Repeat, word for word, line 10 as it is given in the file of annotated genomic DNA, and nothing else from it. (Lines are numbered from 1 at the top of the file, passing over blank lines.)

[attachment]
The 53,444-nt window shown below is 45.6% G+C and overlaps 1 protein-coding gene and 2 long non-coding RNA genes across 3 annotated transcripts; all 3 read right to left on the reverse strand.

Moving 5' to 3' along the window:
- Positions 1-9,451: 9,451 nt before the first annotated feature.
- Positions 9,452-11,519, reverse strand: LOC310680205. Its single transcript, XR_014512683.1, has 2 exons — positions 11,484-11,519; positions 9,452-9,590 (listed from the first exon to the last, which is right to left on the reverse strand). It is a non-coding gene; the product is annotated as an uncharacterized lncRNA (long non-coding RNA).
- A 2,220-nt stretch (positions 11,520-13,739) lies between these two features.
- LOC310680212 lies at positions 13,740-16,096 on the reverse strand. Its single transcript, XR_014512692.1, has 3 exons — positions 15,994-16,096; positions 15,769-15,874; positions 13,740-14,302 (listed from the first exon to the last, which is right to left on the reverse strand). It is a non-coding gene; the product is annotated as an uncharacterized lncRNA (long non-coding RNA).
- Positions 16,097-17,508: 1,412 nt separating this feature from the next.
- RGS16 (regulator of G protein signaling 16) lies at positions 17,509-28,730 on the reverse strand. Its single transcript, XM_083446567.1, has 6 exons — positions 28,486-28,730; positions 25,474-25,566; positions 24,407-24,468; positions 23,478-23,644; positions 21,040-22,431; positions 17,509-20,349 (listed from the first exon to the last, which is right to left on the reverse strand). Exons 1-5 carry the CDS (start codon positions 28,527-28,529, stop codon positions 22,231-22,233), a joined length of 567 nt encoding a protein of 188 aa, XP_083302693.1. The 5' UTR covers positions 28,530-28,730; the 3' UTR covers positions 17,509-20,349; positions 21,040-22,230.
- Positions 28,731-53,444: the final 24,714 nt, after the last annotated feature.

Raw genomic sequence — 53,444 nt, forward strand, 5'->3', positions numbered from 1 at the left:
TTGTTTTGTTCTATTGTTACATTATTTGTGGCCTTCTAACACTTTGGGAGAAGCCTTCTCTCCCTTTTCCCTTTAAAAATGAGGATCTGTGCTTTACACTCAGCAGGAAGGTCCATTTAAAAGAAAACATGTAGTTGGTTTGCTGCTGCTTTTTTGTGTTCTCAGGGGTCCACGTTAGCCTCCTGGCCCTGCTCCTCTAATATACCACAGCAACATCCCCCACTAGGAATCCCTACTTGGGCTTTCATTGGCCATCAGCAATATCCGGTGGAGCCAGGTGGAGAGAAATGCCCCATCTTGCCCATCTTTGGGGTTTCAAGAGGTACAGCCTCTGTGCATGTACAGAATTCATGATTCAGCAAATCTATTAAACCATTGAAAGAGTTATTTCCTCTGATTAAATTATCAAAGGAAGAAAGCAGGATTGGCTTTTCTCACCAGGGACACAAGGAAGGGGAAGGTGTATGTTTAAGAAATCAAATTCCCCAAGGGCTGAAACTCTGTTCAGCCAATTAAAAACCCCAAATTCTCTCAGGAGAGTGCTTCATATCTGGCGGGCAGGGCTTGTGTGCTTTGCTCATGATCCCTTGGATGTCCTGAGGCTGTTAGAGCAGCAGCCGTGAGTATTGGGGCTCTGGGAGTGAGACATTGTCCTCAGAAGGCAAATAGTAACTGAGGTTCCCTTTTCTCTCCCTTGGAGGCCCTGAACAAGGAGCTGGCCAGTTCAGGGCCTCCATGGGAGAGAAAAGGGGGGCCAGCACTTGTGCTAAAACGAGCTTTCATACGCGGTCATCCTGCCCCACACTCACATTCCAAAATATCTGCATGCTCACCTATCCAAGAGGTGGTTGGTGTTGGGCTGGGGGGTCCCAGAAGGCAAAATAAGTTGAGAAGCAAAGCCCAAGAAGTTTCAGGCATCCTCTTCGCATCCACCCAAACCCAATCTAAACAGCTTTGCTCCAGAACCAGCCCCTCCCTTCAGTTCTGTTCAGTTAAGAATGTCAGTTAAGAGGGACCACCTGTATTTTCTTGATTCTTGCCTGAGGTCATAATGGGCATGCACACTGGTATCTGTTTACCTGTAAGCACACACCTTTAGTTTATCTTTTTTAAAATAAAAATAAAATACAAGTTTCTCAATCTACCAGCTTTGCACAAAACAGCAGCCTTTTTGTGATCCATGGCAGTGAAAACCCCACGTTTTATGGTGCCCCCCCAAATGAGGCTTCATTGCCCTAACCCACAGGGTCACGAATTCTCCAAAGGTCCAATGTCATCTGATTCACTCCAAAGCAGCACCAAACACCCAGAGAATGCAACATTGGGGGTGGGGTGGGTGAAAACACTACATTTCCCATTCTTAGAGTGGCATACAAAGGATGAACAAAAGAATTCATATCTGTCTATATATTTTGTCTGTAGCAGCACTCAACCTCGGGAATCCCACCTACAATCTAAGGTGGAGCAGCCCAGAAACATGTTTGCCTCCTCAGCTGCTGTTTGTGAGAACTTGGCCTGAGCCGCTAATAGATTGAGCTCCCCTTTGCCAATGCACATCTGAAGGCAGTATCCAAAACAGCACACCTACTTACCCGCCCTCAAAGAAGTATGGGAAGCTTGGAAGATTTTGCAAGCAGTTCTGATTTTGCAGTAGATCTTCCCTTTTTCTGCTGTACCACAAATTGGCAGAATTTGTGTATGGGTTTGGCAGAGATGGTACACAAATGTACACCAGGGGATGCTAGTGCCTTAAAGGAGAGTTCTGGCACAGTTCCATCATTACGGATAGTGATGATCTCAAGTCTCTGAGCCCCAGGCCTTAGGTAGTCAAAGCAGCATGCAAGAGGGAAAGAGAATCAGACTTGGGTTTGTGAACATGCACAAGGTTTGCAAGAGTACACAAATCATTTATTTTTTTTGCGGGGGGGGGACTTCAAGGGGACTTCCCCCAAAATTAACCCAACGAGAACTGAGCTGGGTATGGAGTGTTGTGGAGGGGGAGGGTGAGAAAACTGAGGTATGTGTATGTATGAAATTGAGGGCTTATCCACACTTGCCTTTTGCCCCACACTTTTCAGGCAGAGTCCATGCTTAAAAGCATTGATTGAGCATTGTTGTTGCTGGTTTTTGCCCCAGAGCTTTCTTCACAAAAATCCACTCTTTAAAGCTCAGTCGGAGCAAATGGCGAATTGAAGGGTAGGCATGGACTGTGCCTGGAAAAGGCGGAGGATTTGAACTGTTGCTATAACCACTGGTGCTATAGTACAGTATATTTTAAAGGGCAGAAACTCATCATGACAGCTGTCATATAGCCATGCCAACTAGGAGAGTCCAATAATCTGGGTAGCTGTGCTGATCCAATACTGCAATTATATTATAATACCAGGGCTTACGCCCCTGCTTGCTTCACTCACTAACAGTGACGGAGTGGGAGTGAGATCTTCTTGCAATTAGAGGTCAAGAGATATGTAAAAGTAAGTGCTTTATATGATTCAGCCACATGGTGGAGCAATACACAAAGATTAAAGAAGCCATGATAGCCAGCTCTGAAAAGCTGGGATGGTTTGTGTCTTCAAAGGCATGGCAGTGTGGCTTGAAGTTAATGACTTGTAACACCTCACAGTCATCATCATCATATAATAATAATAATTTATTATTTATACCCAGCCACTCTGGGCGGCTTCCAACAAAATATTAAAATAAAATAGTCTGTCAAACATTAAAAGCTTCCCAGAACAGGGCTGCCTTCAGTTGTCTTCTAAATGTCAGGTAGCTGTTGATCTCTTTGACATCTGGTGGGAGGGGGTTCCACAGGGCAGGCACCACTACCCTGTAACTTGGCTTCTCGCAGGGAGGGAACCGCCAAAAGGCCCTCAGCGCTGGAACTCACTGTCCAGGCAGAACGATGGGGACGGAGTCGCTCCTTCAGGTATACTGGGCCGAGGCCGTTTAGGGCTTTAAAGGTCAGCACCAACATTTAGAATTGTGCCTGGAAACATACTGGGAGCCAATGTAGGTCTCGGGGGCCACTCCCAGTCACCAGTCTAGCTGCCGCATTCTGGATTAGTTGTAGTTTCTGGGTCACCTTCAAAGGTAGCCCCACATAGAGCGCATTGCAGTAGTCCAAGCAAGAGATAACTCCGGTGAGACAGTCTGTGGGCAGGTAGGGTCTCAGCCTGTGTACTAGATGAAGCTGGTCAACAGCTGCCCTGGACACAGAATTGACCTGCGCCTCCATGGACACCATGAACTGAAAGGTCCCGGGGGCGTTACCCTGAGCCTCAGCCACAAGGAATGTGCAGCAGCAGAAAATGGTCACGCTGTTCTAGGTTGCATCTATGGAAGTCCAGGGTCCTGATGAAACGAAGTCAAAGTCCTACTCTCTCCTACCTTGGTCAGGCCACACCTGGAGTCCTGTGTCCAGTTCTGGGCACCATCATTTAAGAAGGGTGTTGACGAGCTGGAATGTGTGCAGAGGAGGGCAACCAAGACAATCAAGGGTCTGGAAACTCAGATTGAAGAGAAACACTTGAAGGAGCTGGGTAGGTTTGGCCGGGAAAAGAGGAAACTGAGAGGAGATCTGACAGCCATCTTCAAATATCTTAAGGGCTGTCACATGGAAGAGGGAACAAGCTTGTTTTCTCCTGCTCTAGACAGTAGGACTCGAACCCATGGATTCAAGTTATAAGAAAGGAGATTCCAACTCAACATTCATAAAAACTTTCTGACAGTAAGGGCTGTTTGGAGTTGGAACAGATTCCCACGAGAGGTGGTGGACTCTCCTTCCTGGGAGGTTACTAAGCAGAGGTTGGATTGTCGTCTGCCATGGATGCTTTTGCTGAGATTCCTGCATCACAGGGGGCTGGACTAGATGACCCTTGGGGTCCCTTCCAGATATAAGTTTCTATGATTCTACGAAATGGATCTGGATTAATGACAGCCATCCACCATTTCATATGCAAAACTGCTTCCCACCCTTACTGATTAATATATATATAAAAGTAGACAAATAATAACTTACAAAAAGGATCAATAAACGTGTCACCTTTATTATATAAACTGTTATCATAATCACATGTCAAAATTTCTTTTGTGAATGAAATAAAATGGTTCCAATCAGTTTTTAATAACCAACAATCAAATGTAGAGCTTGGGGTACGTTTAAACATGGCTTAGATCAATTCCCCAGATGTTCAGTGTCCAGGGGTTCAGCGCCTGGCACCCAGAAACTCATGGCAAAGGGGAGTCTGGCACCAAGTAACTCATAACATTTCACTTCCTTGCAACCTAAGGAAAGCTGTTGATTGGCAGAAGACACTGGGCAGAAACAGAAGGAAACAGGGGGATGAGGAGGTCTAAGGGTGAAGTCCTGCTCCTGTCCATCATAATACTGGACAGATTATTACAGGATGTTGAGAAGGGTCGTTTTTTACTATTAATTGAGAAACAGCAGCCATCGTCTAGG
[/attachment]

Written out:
Raw genomic sequence — 53,444 nt, forward strand, 5'->3', positions numbered from 1 at the left: